|Breeder||August Belmont, Jr.|
|Owner||August Belmont, Jr.|
Triple Crown Race wins:
Belmont Stakes (1916)
|Unofficial United States' Horse of the Year (1916)|
|Last updated on August 25, 2007|
Owned and raced by the prominent New York City businessman August Belmont, Jr., he was foaled at Belmont's Nursery Stud near Lexington, Kentucky. A chestnut colt with inherited Bend-Or spotting, he was out of Belmont's imported English dam Fairy Gold, who also produced Fair Play, the sire of Man o' War. Friar Rock was sired by Rock Sand, the 1903 English Triple Crown champion purchased by August Belmont, Jr. from Sir James Miller and brought to the United States. Friar Rock was trained by future U.S. Racing Hall of Fame inductee Sam Hildreth.
Friar Rock was sent to the track at age two, earning wins in the 1915 Adirondack and Whirl Stakes. That year, he won five of his twelve races. At age three, he was the dominant horse in American racing. After winning the important Brooklyn Handicap, Suburban Handicap, Saratoga Cup, and Belmont Stakes, he was selected United States' Horse of the Year. In the Suburban, Friar Rock was considered a longshot in the field of six. Carrying 99 pounds, he stalked the leaders before taking over in the stretch to win by two lengths over the imported Short Grass, who carried 117 pounds. Friar Rock became the third three-year-old ever to win the Suburban. (The first two were Africander in 1903 and Fitz Herbert in 1909.)
Retirement and stud
August Belmont, Jr. sold Friar Rock shortly after his win in the 1 3⁄4 miles Saratoga Cup. New owner John E. Madden brought him to stand at stud at his Hamburg Place farm in Kentucky. Only a minor success as a sire of racers, Friar Rock did produce the noteworthy runner Pilate, who in turn was the sire of Eight Thirty. Pilate himself won 24 of his 44 starts. Friar Rock's other progeny included Rockminster (winner of the Pimlico Cup Handicap), Flat Iron (raced 107 times and won the Hawthorne Handicap), and Polydorus (won the Tremont Stakes). Friar Rock proved to be a good broodmare sire and on five occasions was in the top ten on the annual broodmare sires' list. One of his best-known daughters was Friar's Carse, the United States' Champion Two-Year-Old Filly and dam of War Relic.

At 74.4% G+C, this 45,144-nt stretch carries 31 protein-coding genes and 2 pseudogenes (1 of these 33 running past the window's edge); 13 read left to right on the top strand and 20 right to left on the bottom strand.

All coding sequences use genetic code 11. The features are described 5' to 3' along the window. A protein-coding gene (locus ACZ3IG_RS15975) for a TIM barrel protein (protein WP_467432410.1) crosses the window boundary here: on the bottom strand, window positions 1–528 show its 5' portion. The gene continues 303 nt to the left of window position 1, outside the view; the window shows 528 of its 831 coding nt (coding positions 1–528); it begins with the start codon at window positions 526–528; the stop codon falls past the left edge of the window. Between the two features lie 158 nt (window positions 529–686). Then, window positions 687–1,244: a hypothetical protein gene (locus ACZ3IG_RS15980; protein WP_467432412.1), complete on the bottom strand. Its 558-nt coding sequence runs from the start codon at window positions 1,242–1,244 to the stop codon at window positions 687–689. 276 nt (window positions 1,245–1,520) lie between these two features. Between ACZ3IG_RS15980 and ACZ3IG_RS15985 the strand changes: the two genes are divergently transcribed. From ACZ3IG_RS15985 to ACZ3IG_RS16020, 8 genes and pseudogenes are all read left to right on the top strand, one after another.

In 1918, Friar Rock was sold again and his new owners brought him to Santa Rosa, California, to stand at Rancho Wickiup, where he remained for the rest of his life. Diagnosed as suffering from peritonitis, Friar Rock died at age fifteen on January 8, 1928.
In 1918 Madden sold a half interest in Friar Rock to John Rosseter. The deal included sending the horse to Rosseter in California until the end of the breeding season of 1920. Then Madden was to keep Friar Rock in Kentucky for the seasons of 1921 and 1922. When the end of the season of 1920 came, Rosseter refused to send Friar Rock back to Kentucky. After Madden sued Rosseter, the horse was eventually delivered to him on May 23, 1921, in good condition.